直立2足歩行における関節受動抵抗の意義 [in Japanese] THE ROLE OF JOINT RESISTANCE BY PASSIVE TISSUES IN HUMAN BIPEDAL WALKING [in Japanese]
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Joint resistance is the passive torque exerted by viscoelastic tissues such as ligaments, capsules, tendons, and muscles around the joint. The main function of joint resistance is restriction of the range of motion. However its positive role for human bipedal walking has not been clarified. In this study, we developed a three-dimensional passive-walking model that can walk on an inclined plane by utilizing gravitational force and joint resistance. By using the model, we can easily observe the influence of joint resistance on walking. The model consists of eleven rigid segments; head, chest, pelvis, upper arms, forearms, thighs, and shank-foot segments. The foot part is modeled with a semicircular plate and can roll over the slope. The joint resistance is approximated with a nonlinear viscoelastic torque element, which can prevent hyperextension and hypertwist of the joint. In order to prevent the knee joint from flexing at heel contact, minimum active torque exerted by the knee extensor during the first stance phase is measured from real walking and approximated as a nonlinear viscoelastic element. If the passive model is placed on a slope, the supporting leg naturally rotates down on the semicircular foot, and the other leg swings forward until it reaches to the slope surface. This motion is repeated to generate walking. Initial conditions of the segment angles, angular velocity, and walking velocity are determined by an optimization so as to minimize the difference in walking pattern between the first and second steps. For evaluation of the model, we calculated the passive walking with actual and artificially restricted knee properties, and these agreed well with actual walking patterns. We simulated passive walking patterns by measured changes in the knee and hip joint resistances and also the range of joint motion. Body proportions were also changed from those of a baby to those of an adult. These simulated results show the following roles and characteristics of the joint resistance by passive tissues: 1) knee joint resistance is important when active torque is applied and at the end of the stance phase, and hip joint resistance acts during only the last stance phase; 2) the supporting leg behaves like a stick during the first half stance phase; 3) elastic energy is charged up in the hip and knee joint by extension action around the ankle joint; 4) the charged energy is released at the swing phase, and the thigh swings forward and shank swings upward; 5) joint motions are not greatly affected by alternation of joint resistance; 6) the walking cycle lengthens if the resistance is weakened or the joint range becomes wider; 7) the strength of joint resistance relates to the body proportions, namely knee joint resistance relates to shank length, and hip joint resistance relates to the inertial moment of the leg; 8) the active torque around a knee joint has less influence in passive walking; 9) the patterns of joint resistance torque are similar to those of muscular torque in real walking; and 10) joint resistance saves walking energy. Consequently, we can understand that joint resistance is adapted to the body proportions and bipedal walking. This fact is useful in restoring fossil humans and their locomotion.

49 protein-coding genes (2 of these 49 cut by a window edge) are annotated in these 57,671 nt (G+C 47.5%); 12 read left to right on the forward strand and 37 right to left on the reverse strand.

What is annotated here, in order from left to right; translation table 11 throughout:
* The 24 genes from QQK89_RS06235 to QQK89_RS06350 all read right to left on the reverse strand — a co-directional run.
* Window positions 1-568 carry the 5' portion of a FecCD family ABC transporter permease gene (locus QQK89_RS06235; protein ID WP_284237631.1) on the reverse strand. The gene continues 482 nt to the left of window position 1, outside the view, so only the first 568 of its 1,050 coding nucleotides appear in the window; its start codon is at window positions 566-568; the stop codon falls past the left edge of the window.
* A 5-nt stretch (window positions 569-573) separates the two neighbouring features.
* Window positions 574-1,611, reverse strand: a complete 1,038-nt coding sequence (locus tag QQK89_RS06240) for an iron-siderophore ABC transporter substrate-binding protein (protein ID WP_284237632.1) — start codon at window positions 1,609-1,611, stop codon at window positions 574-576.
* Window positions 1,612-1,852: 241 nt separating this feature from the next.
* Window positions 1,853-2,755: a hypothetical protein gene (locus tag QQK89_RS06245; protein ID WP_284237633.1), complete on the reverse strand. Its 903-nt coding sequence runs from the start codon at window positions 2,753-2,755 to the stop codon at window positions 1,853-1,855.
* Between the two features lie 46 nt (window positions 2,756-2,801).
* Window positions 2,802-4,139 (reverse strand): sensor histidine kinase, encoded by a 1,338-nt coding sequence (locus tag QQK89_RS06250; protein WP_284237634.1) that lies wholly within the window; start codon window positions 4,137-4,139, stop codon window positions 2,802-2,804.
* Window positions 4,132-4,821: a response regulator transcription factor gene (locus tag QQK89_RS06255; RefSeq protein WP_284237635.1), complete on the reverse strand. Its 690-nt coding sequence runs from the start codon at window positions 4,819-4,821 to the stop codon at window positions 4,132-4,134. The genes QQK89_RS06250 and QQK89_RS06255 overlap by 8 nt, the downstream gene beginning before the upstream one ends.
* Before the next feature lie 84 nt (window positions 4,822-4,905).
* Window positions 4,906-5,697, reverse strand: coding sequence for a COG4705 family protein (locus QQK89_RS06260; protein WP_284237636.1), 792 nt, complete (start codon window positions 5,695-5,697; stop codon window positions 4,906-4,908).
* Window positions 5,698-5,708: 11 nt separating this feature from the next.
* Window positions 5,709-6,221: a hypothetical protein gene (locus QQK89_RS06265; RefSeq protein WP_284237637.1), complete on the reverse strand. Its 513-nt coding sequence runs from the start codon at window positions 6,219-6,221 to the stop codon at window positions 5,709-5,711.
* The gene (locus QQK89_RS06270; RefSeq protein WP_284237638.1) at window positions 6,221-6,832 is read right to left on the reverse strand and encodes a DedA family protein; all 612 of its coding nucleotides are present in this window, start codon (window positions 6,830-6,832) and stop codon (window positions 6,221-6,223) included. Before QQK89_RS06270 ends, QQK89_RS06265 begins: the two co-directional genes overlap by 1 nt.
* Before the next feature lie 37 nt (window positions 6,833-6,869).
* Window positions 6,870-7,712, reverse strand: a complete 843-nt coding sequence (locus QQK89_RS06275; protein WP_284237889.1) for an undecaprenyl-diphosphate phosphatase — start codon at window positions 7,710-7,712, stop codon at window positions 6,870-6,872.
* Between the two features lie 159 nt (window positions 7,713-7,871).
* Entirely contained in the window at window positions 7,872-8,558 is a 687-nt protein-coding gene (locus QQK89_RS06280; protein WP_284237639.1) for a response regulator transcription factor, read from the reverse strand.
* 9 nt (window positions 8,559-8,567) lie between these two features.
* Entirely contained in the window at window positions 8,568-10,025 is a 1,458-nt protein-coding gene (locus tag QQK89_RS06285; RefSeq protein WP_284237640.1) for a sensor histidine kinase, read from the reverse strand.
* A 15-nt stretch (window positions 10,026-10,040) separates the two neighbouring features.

Biomechanisms 14(0), 59-68, 1998
Society of Biomechanisms